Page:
Honeys are great though, 3-6 of them in a 20 long would be beautiful.

GouramI are related to bettas, paradise fish, climbing perches and pikeheads. What they all have in common is a labyrinth organ that allows them to breathe air at the surface, which means they can survive in water with very low oxygen content. They also tend to reproduce in similar fashion, utilising either bubble nests or mouthbrooding for their eggs, and having very small, often slow-growing offspring. Most gouramI species are known for aggression, and most are on the smaller side compared to cichlids. Their bodies are usually either disk or torpedo-shaped or somewhere in between. Most GouramI (and labyrinths in general) are recognisable from their ventral fins (the ones below their body at the front), which are elongated and narrow and in many GouramI species function as a sensory tool.

Cichlids are as unrelated to gouramI as tetras are. They are generally divided in African and South-American cichlids. They are generally known for being aggressive and territorial, and keeping them often involves keeping single pairs or mixing large groups of them in a method referred to as 'crowded' that dampens aggression. Many of the larger as well as the most colourful ornamental fish species are cichlids, which makes them so popular to keep. Common reproductive methods include mouthbrooding and sticking eggs to surfaces near the bottom or mid-level (in caves, on stones, on plants) and they may or may not guard young fry, which some species exhibiting high levels of parental care where fry live for weeks or even months looked after by their parents. Cichlids often have large mouths and bulky bodies, while some of the South-American cichlids are disk-shaped. (Might not be 100% accurate, I'm not really into the group as a whole)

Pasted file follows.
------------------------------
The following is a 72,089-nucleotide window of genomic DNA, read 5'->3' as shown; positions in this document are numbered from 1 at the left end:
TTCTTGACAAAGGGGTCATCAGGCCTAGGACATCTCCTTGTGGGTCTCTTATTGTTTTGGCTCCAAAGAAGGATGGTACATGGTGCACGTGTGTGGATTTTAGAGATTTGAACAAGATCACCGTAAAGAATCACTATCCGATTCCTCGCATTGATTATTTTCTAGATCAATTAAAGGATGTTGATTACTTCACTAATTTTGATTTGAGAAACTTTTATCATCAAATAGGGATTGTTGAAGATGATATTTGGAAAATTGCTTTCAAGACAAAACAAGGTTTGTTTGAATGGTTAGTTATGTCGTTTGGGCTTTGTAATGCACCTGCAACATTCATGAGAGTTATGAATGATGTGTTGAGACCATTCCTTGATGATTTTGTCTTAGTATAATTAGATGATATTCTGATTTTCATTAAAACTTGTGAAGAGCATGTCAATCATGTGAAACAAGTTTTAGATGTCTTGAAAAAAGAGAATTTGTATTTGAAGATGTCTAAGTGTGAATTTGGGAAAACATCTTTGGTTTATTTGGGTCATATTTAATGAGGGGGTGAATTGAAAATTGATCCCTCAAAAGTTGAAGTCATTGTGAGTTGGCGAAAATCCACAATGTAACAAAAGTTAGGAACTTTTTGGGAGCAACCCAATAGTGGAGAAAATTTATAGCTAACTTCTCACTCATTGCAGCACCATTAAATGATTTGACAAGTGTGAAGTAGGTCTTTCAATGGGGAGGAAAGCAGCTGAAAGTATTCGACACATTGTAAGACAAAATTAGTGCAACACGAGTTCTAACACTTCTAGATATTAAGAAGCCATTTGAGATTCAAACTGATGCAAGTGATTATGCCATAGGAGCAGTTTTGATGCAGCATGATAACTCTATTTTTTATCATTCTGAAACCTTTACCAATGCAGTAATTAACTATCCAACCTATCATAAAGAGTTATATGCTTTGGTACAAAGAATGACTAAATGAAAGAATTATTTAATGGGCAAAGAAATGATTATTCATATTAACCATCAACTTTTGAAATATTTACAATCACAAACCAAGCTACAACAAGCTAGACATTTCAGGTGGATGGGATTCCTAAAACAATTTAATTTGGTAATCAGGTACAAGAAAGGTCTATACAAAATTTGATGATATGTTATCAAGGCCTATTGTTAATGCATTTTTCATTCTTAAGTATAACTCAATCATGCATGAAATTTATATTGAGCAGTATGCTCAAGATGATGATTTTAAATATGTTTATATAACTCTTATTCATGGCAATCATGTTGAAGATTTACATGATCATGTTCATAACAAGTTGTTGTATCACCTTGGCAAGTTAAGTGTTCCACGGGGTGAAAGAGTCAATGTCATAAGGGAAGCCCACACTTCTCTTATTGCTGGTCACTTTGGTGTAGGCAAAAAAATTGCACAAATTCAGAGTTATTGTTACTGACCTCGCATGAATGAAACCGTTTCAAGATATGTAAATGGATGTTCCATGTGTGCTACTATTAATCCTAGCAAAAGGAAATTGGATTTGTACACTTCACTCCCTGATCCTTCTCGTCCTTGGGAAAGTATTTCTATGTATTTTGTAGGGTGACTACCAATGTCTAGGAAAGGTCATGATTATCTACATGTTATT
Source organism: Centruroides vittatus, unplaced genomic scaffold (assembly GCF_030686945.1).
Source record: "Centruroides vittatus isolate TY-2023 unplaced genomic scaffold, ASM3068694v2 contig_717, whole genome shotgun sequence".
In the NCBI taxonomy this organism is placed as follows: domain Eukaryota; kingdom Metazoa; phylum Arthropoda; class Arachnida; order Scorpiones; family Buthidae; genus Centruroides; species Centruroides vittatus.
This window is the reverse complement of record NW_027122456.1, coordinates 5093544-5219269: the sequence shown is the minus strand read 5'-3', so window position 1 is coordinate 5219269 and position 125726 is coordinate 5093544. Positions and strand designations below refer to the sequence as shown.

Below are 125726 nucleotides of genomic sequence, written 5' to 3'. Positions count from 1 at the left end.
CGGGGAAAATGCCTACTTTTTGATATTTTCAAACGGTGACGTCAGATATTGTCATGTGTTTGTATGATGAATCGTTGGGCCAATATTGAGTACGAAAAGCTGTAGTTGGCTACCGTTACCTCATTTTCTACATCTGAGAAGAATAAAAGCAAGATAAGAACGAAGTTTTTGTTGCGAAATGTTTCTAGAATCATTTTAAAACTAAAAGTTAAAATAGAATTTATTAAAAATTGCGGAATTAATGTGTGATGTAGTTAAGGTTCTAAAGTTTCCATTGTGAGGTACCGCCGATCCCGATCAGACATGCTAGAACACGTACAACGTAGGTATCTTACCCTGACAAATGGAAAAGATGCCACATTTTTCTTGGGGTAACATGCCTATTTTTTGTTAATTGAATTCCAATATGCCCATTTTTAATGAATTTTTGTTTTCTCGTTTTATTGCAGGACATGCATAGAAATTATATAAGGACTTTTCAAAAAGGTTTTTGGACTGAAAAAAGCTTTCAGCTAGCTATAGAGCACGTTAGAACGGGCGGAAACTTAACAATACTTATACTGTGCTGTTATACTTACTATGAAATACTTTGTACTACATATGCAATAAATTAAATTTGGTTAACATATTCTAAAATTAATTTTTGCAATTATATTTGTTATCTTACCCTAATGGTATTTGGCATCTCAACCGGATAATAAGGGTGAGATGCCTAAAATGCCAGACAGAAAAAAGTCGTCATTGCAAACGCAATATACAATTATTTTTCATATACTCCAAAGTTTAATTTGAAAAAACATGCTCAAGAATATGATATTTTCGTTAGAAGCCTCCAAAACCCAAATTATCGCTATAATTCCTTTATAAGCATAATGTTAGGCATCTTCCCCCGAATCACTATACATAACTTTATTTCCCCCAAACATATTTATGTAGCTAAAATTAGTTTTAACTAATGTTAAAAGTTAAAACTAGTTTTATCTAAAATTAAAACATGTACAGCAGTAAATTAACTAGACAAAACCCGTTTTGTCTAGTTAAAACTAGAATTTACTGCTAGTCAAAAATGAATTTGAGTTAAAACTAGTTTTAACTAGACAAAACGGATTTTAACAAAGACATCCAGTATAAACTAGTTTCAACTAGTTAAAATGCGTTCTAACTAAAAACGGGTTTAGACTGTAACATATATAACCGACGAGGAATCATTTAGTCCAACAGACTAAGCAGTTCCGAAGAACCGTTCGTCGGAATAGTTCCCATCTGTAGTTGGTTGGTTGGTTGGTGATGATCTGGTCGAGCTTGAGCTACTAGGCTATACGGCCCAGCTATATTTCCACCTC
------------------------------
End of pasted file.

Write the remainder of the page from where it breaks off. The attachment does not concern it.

Basically these are just two groups from the well known ornamental groups of fish. Others include Chararins (tetras), Cyprinids (carp-like, e.g. barbs, danios), Catfish, Loaches, Killifish, Livebearers, Rainbowfish, etc.
 
  • Thread Starter

aquagirllover

Member
I also just bought an Amano shrimp last night and acclimated him properly drip and temp all that good stuff he shed... right away last night I woke up and he had done it is that a good sign???